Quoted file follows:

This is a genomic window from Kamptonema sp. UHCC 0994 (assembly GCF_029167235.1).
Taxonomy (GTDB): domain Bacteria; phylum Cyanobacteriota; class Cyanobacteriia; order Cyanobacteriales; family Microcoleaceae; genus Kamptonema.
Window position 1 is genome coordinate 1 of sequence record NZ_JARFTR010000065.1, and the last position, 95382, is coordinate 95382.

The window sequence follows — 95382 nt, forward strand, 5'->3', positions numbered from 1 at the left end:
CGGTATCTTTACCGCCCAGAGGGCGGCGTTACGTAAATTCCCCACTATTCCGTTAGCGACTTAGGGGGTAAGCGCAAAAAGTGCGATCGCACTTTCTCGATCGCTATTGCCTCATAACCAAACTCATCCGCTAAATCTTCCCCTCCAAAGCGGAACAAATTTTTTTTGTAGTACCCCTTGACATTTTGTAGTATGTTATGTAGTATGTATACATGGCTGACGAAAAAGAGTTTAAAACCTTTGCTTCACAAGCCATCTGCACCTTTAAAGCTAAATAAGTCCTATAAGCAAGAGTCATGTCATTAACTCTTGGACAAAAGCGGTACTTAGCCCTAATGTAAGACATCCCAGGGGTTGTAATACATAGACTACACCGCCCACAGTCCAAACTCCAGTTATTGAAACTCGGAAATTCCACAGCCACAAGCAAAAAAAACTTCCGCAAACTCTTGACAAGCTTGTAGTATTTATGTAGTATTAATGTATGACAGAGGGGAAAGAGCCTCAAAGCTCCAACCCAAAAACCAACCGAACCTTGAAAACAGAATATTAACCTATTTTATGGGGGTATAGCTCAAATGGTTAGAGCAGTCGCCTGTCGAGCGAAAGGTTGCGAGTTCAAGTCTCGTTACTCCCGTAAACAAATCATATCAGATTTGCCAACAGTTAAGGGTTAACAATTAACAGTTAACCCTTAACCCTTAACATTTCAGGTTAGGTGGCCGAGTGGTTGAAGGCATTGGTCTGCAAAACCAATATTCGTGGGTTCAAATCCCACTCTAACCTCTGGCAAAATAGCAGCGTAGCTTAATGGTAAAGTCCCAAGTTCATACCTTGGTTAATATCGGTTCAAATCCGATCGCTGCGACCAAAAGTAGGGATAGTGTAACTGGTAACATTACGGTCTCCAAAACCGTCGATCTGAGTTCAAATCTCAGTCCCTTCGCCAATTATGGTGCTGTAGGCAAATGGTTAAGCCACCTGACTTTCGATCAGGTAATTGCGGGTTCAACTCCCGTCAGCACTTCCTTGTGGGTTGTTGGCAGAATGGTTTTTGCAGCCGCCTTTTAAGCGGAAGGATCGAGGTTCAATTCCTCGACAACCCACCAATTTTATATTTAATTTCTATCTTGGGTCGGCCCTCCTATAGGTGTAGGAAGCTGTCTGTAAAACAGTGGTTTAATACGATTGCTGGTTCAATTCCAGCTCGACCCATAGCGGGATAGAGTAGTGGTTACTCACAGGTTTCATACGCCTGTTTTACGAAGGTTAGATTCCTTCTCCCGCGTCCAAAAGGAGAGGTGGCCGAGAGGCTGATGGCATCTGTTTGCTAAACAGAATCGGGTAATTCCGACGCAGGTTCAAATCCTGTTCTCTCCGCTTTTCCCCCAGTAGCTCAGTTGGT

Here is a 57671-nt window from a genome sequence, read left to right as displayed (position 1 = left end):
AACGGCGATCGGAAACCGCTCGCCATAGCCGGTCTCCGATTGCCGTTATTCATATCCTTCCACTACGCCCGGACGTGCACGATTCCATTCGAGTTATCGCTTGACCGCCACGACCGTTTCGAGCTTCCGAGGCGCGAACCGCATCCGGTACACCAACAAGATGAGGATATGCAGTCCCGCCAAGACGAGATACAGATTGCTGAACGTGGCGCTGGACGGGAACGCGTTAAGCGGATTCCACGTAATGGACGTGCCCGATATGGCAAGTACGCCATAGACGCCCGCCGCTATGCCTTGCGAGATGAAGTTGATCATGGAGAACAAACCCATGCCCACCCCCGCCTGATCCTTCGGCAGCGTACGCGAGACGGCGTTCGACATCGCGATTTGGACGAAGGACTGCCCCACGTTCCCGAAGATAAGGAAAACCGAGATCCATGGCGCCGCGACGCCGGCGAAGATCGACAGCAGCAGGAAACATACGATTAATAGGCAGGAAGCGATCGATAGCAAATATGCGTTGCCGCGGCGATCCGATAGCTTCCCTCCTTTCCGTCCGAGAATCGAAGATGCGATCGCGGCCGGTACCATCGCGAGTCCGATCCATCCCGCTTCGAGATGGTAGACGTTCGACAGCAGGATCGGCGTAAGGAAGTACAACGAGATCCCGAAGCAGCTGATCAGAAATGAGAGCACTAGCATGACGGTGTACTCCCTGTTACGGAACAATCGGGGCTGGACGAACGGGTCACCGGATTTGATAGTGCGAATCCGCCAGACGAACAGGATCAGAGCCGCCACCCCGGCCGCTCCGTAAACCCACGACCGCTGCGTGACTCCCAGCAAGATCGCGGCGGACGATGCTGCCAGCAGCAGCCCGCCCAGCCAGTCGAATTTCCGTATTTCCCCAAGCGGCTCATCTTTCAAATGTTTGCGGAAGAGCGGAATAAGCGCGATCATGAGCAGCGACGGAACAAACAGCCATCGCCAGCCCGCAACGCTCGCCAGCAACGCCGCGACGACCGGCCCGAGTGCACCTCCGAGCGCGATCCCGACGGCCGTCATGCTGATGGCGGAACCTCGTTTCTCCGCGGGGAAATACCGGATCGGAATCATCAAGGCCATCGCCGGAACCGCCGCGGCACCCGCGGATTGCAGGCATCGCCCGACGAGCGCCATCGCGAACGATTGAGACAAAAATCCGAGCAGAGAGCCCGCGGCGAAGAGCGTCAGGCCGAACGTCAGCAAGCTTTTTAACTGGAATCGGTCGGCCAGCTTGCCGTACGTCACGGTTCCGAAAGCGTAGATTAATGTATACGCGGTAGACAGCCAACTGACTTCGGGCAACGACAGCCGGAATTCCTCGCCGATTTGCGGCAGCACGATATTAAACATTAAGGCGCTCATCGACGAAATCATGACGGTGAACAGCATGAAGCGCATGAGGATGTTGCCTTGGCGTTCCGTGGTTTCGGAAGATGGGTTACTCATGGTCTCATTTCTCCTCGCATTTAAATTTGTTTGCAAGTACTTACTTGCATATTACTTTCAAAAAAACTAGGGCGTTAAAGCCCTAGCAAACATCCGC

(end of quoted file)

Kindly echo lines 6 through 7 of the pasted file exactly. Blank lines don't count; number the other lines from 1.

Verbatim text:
Here is a 57671-nt window from a genome sequence, read left to right as displayed (position 1 = left end):
AACGGCGATCGGAAACCGCTCGCCATAGCCGGTCTCCGATTGCCGTTATTCATATCCTTCCACTACGCCCGGACGTGCACGATTCCATTCGAGTTATCGCTTGACCGCCACGACCGTTTCGAGCTTCCGAGGCGCGAACCGCATCCGGTACACCAACAAGATGAGGATATGCAGTCCCGCCAAGACGAGATACAGATTGCTGAACGTGGCGCTGGACGGGAACGCGTTAAGCGGATTCCACGTAATGGACGTGCCCGATATGGCAAGTACGCCATAGACGCCCGCCGCTATGCCTTGCGAGATGAAGTTGATCATGGAGAACAAACCCATGCCCACCCCCGCCTGATCCTTCGGCAGCGTACGCGAGACGGCGTTCGACATCGCGATTTGGACGAAGGACTGCCCCACGTTCCCGAAGATAAGGAAAACCGAGATCCATGGCGCCGCGACGCCGGCGAAGATCGACAGCAGCAGGAAACATACGATTAATAGGCAGGAAGCGATCGATAGCAAATATGCGTTGCCGCGGCGATCCGATAGCTTCCCTCCTTTCCGTCCGAGAATCGAAGATGCGATCGCGGCCGGTACCATCGCGAGTCCGATCCATCCCGCTTCGAGATGGTAGACGTTCGACAGCAGGATCGGCGTAAGGAAGTACAACGAGATCCCGAAGCAGCTGATCAGAAATGAGAGCACTAGCATGACGGTGTACTCCCTGTTACGGAACAATCGGGGCTGGACGAACGGGTCACCGGATTTGATAGTGCGAATCCGCCAGACGAACAGGATCAGAGCCGCCACCCCGGCCGCTCCGTAAACCCACGACCGCTGCGTGACTCCCAGCAAGATCGCGGCGGACGATGCTGCCAGCAGCAGCCCGCCCAGCCAGTCGAATTTCCGTATTTCCCCAAGCGGCTCATCTTTCAAATGTTTGCGGAAGAGCGGAATAAGCGCGATCATGAGCAGCGACGGAACAAACAGCCATCGCCAGCCCGCAACGCTCGCCAGCAACGCCGCGACGACCGGCCCGAGTGCACCTCCGAGCGCGATCCCGACGGCCGTCATGCTGATGGCGGAACCTCGTTTCTCCGCGGGGAAATACCGGATCGGAATCATCAAGGCCATCGCCGGAACCGCCGCGGCACCCGCGGATTGCAGGCATCGCCCGACGAGCGCCATCGCGAACGATTGAGACAAAAATCCGAGCAGAGAGCCCGCGGCGAAGAGCGTCAGGCCGAACGTCAGCAAGCTTTTTAACTGGAATCGGTCGGCCAGCTTGCCGTACGTCACGGTTCCGAAAGCGTAGATTAATGTATACGCGGTAGACAGCCAACTGACTTCGGGCAACGACAGCCGGAATTCCTCGCCGATTTGCGGCAGCACGATATTAAACATTAAGGCGCTCATCGACGAAATCATGACGGTGAACAGCATGAAGCGCATGAGGATGTTGCCTTGGCGTTCCGTGGTTTCGGAAGATGGGTTACTCATGGTCTCATTTCTCCTCGCATTTAAATTTGTTTGCAAGTACTTACTTGCATATTACTTTCAAAAAAACTAGGGCGTTAAAGCCCTAGCAAACATCCGC